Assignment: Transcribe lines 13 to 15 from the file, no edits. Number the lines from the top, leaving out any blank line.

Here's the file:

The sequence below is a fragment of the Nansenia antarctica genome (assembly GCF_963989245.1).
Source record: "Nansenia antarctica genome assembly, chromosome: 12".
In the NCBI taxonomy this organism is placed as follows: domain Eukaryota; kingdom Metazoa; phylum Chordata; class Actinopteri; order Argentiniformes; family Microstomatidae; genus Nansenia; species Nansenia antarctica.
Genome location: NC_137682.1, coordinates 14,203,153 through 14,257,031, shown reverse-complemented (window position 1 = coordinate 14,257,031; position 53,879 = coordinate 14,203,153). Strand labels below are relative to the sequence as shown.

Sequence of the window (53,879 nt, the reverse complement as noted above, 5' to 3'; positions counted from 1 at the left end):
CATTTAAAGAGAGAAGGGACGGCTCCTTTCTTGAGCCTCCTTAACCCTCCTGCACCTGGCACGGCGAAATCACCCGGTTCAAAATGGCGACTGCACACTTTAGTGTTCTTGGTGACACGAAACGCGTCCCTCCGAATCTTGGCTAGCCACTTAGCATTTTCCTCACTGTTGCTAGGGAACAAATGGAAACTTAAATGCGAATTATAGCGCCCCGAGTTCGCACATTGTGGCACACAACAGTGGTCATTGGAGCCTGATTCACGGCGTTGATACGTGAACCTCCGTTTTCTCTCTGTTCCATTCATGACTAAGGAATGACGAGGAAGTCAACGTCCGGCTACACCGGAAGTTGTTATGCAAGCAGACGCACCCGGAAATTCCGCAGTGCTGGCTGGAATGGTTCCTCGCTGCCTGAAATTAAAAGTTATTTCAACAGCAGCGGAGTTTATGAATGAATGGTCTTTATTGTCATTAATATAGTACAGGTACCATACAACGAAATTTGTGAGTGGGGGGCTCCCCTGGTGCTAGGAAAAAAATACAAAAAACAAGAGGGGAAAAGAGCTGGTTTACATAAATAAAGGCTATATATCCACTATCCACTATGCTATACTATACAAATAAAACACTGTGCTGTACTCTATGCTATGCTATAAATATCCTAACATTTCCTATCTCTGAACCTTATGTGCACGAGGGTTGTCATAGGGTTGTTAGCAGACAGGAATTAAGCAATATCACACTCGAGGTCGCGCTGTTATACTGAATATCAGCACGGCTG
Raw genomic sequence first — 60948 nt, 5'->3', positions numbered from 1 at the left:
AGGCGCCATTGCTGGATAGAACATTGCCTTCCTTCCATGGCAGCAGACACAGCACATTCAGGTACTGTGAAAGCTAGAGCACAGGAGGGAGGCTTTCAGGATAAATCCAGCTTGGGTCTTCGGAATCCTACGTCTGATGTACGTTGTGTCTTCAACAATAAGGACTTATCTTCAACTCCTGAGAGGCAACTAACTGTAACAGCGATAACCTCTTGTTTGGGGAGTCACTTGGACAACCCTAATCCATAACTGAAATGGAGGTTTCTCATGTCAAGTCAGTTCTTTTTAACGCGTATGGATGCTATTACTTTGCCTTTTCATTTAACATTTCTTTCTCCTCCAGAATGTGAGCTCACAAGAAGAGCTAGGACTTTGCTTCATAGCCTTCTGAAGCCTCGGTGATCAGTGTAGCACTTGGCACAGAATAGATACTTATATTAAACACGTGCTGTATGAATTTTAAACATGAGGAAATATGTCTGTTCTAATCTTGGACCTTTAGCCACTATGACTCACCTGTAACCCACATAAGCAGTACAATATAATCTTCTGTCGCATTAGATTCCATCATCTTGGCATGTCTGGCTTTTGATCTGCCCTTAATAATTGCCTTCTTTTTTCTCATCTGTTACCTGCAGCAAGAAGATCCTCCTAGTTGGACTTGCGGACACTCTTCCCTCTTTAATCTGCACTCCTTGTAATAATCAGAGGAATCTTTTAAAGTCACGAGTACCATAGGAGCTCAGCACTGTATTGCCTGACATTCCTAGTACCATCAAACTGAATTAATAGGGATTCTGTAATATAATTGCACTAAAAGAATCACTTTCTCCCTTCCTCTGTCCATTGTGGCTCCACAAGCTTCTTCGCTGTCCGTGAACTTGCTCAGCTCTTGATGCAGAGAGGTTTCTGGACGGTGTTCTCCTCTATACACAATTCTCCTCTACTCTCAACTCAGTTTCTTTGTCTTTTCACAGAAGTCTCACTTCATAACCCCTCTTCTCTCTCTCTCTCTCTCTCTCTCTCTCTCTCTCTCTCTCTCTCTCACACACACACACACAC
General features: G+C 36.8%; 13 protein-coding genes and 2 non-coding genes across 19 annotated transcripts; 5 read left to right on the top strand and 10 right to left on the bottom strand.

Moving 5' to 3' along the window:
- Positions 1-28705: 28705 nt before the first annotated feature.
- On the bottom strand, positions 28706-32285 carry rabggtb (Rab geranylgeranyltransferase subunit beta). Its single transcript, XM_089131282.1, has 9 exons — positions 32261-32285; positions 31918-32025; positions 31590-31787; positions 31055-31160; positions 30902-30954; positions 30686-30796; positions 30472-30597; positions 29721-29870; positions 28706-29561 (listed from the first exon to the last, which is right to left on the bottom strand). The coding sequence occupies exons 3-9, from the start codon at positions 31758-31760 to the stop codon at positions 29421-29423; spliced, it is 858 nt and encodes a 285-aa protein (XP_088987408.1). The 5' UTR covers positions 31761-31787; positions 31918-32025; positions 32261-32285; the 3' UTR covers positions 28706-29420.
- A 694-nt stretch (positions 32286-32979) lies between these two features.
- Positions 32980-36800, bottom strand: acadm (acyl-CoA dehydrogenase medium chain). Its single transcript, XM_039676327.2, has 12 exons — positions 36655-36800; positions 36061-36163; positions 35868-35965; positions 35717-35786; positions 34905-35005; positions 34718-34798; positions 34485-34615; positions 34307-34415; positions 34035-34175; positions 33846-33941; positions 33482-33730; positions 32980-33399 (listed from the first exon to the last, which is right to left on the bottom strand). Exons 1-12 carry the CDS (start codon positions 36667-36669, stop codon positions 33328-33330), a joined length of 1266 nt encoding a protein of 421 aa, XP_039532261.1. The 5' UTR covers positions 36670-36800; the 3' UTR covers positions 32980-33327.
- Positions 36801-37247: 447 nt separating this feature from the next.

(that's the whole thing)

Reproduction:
- A 694-nt stretch (positions 32286-32979) lies between these two features.
- Positions 32980-36800, bottom strand: acadm (acyl-CoA dehydrogenase medium chain). Its single transcript, XM_039676327.2, has 12 exons — positions 36655-36800; positions 36061-36163; positions 35868-35965; positions 35717-35786; positions 34905-35005; positions 34718-34798; positions 34485-34615; positions 34307-34415; positions 34035-34175; positions 33846-33941; positions 33482-33730; positions 32980-33399 (listed from the first exon to the last, which is right to left on the bottom strand). Exons 1-12 carry the CDS (start codon positions 36667-36669, stop codon positions 33328-33330), a joined length of 1266 nt encoding a protein of 421 aa, XP_039532261.1. The 5' UTR covers positions 36670-36800; the 3' UTR covers positions 32980-33327.
- Positions 36801-37247: 447 nt separating this feature from the next.